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Metagenomics: New Challenges Ahead in Molecular Soil Ecology

BY: Dr. Suresh Kaushik | Category: Environmental-Biotechnology | Submitted: 2013-06-26 16:09:37
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Article Summary: "Metagenomics is the culture-independent analysis of a mixture of microbial genomes using an approach based either on expression or on sequencing. This involves isolating DNA from an environmental sample, cloning the DNA into a suitable vector, transforming the clones into a host bacterium and screening the resulting transformant.."


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METAGENOMICS : NEW CHALLENGES AHEAD IN MOLECULAR SOIL ECOLOGY - By: Dr. Suresh Kaushik

Metagenomics is the culture-independent analysis of a mixture of microbial genomes using an approach based either on expression or on sequencing. The term is derived and coined from the statistical concept of meta-analysis and genomics to capture the notion of analysis of a collection of similar but not identical items. The meta-analysis is a process of statistically combining separate analyses, that is, analysis of analysis. Metagenomics is the application of the methods of genomics to microbial assemblages. It involves studying the genetic makeup of many microbes in an environment simultaneously, and makes accessible the many types of microbes that cannot be grown in the lab and therefore cannot be studies using the central tool of classical microbiology. Metagenomics also enables the study of entire microbial communities, offering a window to intact microbial system. The emerging field of metagenomics presents the greatest opportunity to revolutionize understanding of the living world.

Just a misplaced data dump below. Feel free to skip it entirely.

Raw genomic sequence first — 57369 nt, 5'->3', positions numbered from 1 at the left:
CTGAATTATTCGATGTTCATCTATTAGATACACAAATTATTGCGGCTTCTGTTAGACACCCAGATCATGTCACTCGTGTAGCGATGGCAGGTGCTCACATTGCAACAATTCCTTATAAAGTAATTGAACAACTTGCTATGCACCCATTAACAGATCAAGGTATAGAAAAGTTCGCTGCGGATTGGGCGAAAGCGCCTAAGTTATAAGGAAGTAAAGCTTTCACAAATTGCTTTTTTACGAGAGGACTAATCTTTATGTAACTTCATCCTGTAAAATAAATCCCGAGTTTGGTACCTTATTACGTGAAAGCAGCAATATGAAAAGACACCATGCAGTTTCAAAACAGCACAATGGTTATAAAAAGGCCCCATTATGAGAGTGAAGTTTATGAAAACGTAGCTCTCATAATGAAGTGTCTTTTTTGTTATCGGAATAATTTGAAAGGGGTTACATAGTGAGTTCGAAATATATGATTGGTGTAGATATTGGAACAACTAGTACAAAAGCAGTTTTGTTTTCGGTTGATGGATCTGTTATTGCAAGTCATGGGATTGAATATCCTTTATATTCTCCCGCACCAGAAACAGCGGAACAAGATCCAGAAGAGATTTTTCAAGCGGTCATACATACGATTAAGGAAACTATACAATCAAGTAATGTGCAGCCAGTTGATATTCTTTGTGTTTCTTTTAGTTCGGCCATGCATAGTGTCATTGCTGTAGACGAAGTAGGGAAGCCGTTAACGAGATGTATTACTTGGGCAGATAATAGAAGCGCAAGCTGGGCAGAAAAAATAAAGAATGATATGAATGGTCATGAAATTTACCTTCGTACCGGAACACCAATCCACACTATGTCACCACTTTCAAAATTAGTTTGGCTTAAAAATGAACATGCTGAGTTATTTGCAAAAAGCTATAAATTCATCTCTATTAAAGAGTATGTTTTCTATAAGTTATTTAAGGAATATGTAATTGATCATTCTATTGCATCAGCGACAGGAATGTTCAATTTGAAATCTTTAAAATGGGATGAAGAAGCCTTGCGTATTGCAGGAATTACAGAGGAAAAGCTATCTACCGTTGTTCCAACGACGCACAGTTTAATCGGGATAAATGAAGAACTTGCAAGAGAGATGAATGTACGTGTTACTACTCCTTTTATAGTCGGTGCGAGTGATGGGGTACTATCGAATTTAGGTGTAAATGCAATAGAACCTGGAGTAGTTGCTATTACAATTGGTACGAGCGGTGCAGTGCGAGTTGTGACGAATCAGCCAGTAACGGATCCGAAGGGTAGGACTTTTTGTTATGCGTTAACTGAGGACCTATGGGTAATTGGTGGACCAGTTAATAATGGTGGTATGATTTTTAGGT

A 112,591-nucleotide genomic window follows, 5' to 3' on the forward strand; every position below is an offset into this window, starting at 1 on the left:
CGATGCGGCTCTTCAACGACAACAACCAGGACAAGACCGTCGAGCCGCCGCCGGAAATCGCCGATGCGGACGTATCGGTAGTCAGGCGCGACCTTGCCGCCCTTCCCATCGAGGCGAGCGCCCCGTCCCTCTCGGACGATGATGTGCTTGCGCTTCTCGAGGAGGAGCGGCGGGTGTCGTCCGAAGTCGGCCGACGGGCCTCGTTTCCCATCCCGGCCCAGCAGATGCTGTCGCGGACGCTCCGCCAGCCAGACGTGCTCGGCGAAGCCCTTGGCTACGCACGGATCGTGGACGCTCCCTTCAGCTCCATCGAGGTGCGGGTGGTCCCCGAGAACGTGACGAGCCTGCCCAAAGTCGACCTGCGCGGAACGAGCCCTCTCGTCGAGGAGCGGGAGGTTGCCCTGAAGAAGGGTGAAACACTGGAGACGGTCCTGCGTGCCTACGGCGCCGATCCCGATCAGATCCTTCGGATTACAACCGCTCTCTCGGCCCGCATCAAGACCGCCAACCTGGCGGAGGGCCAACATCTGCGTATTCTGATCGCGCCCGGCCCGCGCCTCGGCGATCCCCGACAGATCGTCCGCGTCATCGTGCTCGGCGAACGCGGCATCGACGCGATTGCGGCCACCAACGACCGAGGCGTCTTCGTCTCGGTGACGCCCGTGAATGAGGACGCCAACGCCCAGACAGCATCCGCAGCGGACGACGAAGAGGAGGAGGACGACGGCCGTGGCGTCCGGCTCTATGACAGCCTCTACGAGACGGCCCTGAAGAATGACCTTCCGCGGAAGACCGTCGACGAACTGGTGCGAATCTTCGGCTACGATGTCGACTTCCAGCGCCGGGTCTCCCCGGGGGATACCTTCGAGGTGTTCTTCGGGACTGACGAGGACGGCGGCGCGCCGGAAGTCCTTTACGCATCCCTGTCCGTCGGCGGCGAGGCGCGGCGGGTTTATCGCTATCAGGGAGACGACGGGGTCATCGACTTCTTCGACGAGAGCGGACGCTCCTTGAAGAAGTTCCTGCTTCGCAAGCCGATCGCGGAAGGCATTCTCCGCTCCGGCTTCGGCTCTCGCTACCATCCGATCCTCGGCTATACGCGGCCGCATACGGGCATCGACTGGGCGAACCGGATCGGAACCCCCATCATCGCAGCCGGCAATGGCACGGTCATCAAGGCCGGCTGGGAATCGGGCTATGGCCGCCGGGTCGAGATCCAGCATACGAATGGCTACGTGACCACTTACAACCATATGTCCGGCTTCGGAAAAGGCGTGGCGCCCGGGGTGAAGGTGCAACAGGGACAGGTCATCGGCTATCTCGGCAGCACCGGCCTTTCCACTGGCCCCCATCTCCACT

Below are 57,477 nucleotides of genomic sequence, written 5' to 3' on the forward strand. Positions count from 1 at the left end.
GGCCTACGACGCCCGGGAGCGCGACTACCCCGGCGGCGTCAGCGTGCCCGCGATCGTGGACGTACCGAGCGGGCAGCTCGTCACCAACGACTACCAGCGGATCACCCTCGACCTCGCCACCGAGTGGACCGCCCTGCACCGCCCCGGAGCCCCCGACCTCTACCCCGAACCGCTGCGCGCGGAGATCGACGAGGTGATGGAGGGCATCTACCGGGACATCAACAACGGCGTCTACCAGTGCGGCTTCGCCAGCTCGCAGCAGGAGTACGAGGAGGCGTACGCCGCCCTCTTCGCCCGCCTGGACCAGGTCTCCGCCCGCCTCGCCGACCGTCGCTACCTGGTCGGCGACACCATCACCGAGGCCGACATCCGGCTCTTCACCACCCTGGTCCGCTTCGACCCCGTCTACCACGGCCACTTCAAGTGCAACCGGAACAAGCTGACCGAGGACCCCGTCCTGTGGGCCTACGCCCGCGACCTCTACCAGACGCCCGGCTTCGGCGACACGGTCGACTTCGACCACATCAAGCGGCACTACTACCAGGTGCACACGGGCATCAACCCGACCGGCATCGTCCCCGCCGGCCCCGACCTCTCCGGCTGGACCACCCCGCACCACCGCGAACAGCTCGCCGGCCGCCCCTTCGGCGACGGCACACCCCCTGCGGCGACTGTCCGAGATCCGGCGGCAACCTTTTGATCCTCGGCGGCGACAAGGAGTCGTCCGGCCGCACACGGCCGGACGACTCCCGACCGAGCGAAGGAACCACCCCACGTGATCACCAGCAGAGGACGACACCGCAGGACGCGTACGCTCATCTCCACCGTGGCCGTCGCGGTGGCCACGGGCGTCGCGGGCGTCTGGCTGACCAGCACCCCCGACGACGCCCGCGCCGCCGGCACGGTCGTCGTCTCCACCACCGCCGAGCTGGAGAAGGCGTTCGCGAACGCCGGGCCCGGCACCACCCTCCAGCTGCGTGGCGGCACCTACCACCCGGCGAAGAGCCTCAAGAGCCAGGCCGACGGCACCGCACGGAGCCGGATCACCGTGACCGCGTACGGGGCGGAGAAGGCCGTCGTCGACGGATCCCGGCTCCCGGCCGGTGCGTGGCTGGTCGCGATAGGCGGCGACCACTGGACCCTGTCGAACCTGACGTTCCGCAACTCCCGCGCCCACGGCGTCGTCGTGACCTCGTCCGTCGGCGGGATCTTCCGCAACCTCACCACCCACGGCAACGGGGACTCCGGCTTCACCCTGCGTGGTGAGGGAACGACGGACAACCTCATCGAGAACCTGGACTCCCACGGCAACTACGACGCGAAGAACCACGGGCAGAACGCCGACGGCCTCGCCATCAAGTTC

METAGENOMIC ANALYSIS

Metagenomics is the analysis of all of the microbial genomes from our environment. It requires neither prior cultivation of the organism present, nor prior knowledge of the community inhabitants or target sequences. This involves isolating DNA from an environmental sample, cloning the DNA into a suitable vector, transforming the clones into a host bacterium and screening the resulting transformants. The multi-step process consists of four steps namely,

• Isolation of genetic material
• Manipulation of the genetic material
• Library construction
• Analysis of genetic material in the metagenomics library

Soil is considered as a complex environment, which appears to be a major reservoir of microbial genetic diversity. Methods described for metagenomics DNA isolation from soil samples can be broadly classified into direct and indirect extraction procedures.
The next advance was the construction of a metagenomics library with DNA derived from a mixture of organisms. Metagenomics libraries are created by shotgun cloning DNA fragment from an environment samples.
Two types of screening have been used to identify clones carrying desired traits from metagenomics libraries:

(A) SEQUENCED BASED ANALYSIS

This can involve complete sequencing of clones containing phylogenetic anchors that indicate the taxonomic group. Random sequencing can also be conducted. Once a gene of interest is identified, phylogenetic anchors can be sought in the flanking DNA to provide a link of phylogeny with a functional gene. This approach produced the first genomic sequence linked to a 16S rRNA gene of an uncultured Archaeon. Similarly, the sequence of flanking DNA revealed a bacteriorhodopsin-like gene, which was shown to produce a photoreceptor, in the seawater bacteria that affiliated with the gamma-proteobacteria. This led to the insight that bacteriorhodopsin genes are not limited to Archaea but is abundant among the Protobacteria of the ocean.

This has been initiated with clones from diverse soils carrying 16S rRNA genes that affiliate with the Acidobacterium phylum, abundant in soil and highly diverse and about which little is known. Complete sequence of the estimate about 500 kb of Acidobacterium DNA in metagenomics libraries may provide insight into the subgroup of bacteria in this phylum that have never been cultured.

(B) FUNCTIONAL BASED ANALYSIS